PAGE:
Writing at the intersection of experience and imagination

28 Aug 2023

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Dr Gabriel Tsang expresses his feelings and thoughts through literary works. By depicting the realities of the world we live in, his works capture his acute observations of modern life and encourage readers’ introspection.


From dealing with unrequited love, to contemplating the impact of technology on human civilisation and exploring the issues in day-to-day life, Dr Gabriel Tsang, Assistant Professor of Department of Chinese Language and Literature, expresses his feelings and thoughts through literary works. By depicting the realities of the world we live in, his works capture his acute observations of modern life and encourage readers’ introspection.

Reality as the source of inspiration

“Writing, for me, is like a summary of my different stages in life.” When he was in secondary school, Dr Tsang started writing modern poems and keeping a diary to jot down the details of everyday happenings because of a crush on a girl in the classroom next door. This habit led him to venture into different genres of writing, and he developed an interest in literary writing after winning recognition such as the Youth Literary Award and the championship in essay writing competition.

Dr Tsang’s contemporary and Hong Kong-inspired works are weaved with the artistry of language and immense creativity, leaving readers with a lasting impression. When he was a third-year student at university, he published his first novel, Stand, which delves into the kind of romance fantasised by teenagers. He later wrote Low-Level Love and Silent Desire and Nothingness based on his observations on and off campus as a secondary school teacher. “When I first started writing novels, I drew on my personal experience and imagined the possible scenarios in different situations to create fictional characters, who journey through the things I observed in real life,” he says.

He further says that authors can find moments in everyday life that could become stories, and they also can broaden their horizons by developing different perspectives, reading world literature extensively and learning from other disciplines. This in turn helps the authors become immersed in the world of their characters. When he was studying for a doctoral degree in Comparative Literature in the UK, he was shocked by the news of the artificial intelligence programme AlphaGo defeating the world’s leading Go players. This prompted him to write Love in the Era of Post-human, a science fiction that shines a light on the relationship between modern human civilisation and technological advancement. His latest work, Three, is a collection of 25 short stories and essays written over the past decade.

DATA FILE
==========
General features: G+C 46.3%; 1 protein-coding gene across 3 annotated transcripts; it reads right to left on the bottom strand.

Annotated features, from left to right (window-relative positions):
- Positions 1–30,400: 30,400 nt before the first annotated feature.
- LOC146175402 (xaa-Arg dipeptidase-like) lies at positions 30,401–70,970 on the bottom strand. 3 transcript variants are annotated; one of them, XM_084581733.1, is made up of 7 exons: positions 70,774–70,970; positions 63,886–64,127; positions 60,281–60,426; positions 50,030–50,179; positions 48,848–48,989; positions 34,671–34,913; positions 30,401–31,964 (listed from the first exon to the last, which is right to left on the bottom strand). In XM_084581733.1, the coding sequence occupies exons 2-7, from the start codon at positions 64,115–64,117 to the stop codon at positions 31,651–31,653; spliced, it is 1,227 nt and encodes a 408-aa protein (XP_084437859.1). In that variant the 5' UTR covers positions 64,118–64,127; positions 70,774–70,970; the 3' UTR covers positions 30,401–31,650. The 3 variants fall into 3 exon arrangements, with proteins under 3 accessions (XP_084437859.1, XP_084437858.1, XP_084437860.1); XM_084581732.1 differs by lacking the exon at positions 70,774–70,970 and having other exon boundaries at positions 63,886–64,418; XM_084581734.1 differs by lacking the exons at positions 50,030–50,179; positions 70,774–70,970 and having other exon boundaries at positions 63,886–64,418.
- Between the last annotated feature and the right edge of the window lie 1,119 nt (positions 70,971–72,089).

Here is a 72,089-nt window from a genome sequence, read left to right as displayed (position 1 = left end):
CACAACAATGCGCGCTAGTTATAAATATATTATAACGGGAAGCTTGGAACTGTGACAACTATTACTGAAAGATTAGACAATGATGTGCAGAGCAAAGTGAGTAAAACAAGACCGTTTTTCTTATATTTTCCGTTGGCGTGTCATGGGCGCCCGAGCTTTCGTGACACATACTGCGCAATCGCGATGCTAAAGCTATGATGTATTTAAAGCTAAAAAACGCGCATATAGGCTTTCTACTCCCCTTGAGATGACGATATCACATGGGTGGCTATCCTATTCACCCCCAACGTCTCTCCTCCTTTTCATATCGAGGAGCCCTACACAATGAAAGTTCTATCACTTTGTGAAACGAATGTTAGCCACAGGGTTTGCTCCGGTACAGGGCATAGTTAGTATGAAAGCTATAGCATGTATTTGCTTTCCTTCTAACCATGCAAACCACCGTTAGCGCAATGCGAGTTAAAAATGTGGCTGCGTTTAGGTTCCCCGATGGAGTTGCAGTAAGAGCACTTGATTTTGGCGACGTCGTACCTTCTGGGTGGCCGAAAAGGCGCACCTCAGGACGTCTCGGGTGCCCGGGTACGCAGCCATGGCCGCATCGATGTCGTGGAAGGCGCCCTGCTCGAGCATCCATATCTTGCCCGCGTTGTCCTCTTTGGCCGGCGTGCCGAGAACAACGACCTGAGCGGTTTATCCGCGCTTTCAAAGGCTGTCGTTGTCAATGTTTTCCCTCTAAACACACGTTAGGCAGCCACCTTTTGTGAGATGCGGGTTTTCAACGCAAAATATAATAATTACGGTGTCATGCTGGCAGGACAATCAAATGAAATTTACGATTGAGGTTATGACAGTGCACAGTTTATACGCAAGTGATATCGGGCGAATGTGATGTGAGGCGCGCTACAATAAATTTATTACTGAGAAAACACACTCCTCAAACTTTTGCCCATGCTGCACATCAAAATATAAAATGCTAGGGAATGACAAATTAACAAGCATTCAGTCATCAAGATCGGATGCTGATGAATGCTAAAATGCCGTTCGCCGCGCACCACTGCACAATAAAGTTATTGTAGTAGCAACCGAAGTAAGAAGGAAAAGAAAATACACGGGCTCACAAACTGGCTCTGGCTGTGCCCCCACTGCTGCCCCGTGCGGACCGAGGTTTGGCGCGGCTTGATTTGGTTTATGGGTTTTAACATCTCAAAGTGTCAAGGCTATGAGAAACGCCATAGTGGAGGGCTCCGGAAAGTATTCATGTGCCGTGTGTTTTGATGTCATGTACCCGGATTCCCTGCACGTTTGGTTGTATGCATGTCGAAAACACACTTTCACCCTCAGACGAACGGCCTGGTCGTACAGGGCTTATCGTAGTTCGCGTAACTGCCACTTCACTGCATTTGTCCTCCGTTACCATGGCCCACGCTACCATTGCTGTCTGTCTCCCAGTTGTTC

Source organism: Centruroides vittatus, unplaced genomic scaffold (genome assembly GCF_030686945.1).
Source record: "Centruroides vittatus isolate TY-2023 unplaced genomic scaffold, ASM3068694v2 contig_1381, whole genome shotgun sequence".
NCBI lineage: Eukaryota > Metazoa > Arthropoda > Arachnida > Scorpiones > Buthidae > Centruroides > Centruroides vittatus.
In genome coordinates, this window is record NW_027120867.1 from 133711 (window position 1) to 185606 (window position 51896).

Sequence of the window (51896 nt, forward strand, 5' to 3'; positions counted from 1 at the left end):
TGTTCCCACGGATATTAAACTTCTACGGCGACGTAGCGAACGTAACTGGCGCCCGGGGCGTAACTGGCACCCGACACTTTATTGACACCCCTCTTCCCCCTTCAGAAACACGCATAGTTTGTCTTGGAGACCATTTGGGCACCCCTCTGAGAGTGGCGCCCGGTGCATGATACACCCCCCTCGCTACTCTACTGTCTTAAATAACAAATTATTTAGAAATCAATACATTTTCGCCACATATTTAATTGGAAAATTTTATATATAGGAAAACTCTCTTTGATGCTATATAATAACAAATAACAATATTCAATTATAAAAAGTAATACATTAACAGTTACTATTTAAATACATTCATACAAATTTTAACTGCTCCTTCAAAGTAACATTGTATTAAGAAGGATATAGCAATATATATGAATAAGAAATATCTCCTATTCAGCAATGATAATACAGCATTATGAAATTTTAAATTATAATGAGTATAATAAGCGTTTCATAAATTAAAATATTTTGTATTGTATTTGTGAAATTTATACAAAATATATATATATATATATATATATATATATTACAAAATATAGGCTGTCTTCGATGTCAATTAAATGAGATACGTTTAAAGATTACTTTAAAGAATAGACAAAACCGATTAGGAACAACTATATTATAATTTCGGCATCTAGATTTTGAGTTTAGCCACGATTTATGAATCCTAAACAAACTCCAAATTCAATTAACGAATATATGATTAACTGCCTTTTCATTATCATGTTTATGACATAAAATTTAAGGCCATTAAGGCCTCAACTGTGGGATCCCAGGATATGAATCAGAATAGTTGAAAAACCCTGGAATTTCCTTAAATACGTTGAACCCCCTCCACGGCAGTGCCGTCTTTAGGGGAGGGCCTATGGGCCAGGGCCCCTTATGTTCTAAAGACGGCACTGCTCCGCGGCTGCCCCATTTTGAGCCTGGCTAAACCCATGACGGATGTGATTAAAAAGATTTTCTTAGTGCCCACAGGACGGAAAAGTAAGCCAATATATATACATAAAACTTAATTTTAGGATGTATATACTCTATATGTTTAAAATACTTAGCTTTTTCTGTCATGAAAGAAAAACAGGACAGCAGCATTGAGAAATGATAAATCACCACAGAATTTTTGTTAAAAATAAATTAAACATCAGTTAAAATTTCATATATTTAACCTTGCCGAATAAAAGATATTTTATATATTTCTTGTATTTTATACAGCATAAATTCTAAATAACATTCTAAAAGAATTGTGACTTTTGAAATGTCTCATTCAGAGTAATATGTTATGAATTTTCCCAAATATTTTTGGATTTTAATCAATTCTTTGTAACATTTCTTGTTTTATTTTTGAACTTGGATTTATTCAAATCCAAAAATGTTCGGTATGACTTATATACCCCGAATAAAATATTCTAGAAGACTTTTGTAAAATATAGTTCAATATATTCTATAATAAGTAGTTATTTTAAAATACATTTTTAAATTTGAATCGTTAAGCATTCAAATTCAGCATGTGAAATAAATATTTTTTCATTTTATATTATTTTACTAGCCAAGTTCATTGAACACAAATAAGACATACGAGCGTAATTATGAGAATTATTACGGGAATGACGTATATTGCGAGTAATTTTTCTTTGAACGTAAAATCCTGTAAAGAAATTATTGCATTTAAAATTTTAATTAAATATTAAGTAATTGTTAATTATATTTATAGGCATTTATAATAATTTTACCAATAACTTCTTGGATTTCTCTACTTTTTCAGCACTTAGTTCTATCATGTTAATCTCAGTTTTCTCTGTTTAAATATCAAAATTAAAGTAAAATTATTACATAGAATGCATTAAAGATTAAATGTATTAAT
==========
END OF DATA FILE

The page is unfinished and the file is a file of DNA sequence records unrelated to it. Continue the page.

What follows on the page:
Expressing oneself through literature

Dr Tsang has recently won the Award for Young Artist (Literary Arts) in the 17th Hong Kong Arts Development Awards presented by the Hong Kong Arts Development Council, in recognition of his achievements in the literary arts and his contribution to the promotion of literary development in Hong Kong. Apart from fiction, his writing takes various forms, including modern poems, essays and criticism.

Dr Tsang has written a number of film reviews, and he draws a comparison between film genres and literary forms, likening novels to drama, and essays being akin to documentaries. To create a novel or drama film that resonates with people, he believes that the key lies in the ability of the author or director to use their imagination to portray the observed reality in a fictional world. Essays, on the other hand, are a record of life experiences. He says: “Writing essays is about documenting reality, therefore I always pay attention to the details in the world around me in order to deliver a rich and varied text. This thought-provoking process in turn helps me create multi-layered characters and realistic plots in novel writing.”

Dr Tsang joined HKBU in 2021, and his roles as an author, scholar, teacher and editor of a literary magazine have complemented each other. He says that academic research demands an appreciation of literature, while literary editing emphasises the ability to carefully evaluate manuscript quality. Both roles cultivate critical thinking skills, which are highly beneficial for literary education and promotion efforts.

At a time when artificial intelligence can be used to produce articles, Dr Tsang admits that it is a challenge to promote Hong Kong literature. While he is concerned with how the rapid development of technology will impact the way people view literature and text, he believes that the creation of literature by humans has an irreplaceable value. “Even though artificial intelligence may be capable of generating articles that utilise certain literary techniques, humans will always crave authenticity and humanity in the works they engage with. Creativity and life are closely intertwined. Writing remains a vital medium for people to self-actualise through expressing themselves and seeking personal growth,” he says.